The Greatest Silence: Rape in the Congo
by Elaine Hegwood Bowen
At what price convenience? Rape, mutilation, death and cell phones in the Congo.
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Coltan. Such a small word, but it’s levied such a huge price in the Democratic Republic of Congo (DRC). Most people don’t even know what coltan is, or for that matter, where the Congo is. Most people might not even care.
But if you own a cell phone, DVD player or computer, you’re linked to coltan, and by extension you’re linked to a bloody civil war that’s ravaged the Congolese, particularly their women and girls—even as young as two.
The upcoming HBO special, The Greatest Silence: Rape in the Congo, reveals the devastation borne from a war between native Congolese soldiers and the combined foreign armed forces from Rwanda, Uganda and Burundi called the Interhamwe.
The rich soil of the Congo produces gold, silver, diamonds and oil, and is also home to the majority of the world’s rich coltan reserves. This dull, black mineral serves as the reward for the soldiers, although women and families pay the ultimate price.
Emmy Award-winning producer/director Lisa F. Jackson spent 2006 in the Congo, reaching out to the women and girls, many of whom are presented in the film as mere shells of their former selves.
Jackson is a New Yorker, and her personal story—being raped by three men while living in the Georgetown area of D.C.—parallels the stories of the women whose voices are brought to the forefront of this riveting account. Jackson was merely trying to make a living when she was accosted and raped late one night.
The women in the Congo are also merely trying to work and feed their families, but they aren’t safe from the soldiers whose job is to steal from the miners once they’ve finished their hard work.
The documentary was filmed in Bukavu, or Land of Rivers, an upper-class area that borders Rwanda, but its beauty never hints at the misery that’s taking place within the region.
Imagine a two-year-old baby or an 80-year-old woman being raped, or a woman’s teeth being knocked out. It’s mind boggling!
But these are some of the stories—told by women who’ve been stigmatized, disowned, and literally banished from society, after they were raped and mutilated. Many, if they are able, flee to a remote forest, hiding out and living with self-hate and shame, for something that’s totally not their fault. And many of them, even after having been violated by men, wish for one thing: that they would marry, so they wouldn’t have to work and live alone.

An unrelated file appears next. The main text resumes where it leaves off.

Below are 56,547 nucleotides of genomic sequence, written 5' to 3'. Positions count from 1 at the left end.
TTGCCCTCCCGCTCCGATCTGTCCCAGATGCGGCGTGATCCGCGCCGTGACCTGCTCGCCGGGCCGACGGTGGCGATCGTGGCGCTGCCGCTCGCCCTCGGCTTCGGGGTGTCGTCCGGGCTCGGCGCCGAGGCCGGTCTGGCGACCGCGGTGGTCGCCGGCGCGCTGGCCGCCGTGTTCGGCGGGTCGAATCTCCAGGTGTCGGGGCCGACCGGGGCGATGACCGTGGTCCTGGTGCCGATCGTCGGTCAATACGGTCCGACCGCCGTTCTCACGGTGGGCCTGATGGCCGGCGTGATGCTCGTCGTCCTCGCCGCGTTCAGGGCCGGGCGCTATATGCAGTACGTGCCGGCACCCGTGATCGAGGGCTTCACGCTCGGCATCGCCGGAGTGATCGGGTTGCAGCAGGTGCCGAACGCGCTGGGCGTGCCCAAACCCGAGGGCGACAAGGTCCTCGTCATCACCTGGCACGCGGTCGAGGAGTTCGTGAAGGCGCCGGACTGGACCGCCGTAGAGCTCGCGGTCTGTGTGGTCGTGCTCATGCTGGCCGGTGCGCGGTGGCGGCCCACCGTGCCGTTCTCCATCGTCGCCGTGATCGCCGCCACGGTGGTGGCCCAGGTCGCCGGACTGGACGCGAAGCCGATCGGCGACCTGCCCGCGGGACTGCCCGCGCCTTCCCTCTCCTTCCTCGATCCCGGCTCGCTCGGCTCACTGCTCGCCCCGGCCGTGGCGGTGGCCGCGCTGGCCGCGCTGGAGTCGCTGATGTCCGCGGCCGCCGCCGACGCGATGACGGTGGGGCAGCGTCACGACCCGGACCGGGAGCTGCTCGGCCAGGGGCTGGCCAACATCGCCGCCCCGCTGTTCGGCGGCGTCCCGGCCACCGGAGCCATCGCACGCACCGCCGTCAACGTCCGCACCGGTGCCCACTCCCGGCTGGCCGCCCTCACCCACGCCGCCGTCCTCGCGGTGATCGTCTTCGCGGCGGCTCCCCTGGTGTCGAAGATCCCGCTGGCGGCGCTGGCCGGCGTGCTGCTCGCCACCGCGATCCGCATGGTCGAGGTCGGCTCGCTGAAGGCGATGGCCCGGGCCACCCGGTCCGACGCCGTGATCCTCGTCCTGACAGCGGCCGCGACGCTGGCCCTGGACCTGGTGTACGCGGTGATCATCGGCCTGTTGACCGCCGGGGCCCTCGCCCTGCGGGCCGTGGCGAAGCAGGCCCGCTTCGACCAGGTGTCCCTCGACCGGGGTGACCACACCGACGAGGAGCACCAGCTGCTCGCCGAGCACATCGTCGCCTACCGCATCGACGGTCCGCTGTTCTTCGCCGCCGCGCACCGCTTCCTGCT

It is estimated that since the war began in 1997, more than 4 million people have died and 200,000 women have been raped.
“The bodies of the women became the playground,” says women’s advocate Christine Schuyler Deschryver in the film. The men who are interviewed regard the rapes as sport. They also revealed that they felt they had been protected with a magic potion, but in order for the potion to work, they have to rape the women, and afterward, they say they feel strong enough to defeat the opposing army.
The women’s interviews are peppered with those of government police officials, doctors, activists and politicians, among others. One surgeon is dedicated to “reconstructing” the women’s bodies, after they had been raped and mutilated with guns and other objects.
So, maybe viewers will think twice after watching HBO’s The Greatest Silence: Rape in the Congo, when reaching for their cell phones, or popping the next movie into the DVD player or laptop. Maybe we’ll think about the lives that have been shattered, so we can enjoy what’s not even considered a luxury, but a simple convenience.
I watched this film with bittersweet feelings. Sure it’s a sad, heart-wrenching documentary. But through it all the strong women survive and offer a glimpse of hope, as they try to return their lives to some measure of normalcy.
One woman, who became pregnant as a result of the rape, named her daughter Lumiere, or “light,” still hoping for a brighter future for both.
The Greatest Silence: Rape in the Congo won a Special Jury Prize (Documentary) at this year’s Sundance Film Festival. It premieres on HBO on April 8 at 10 p.m.
Elaine Hegwood Bowen is a writer, editor, journalist and film critic in Chicago..
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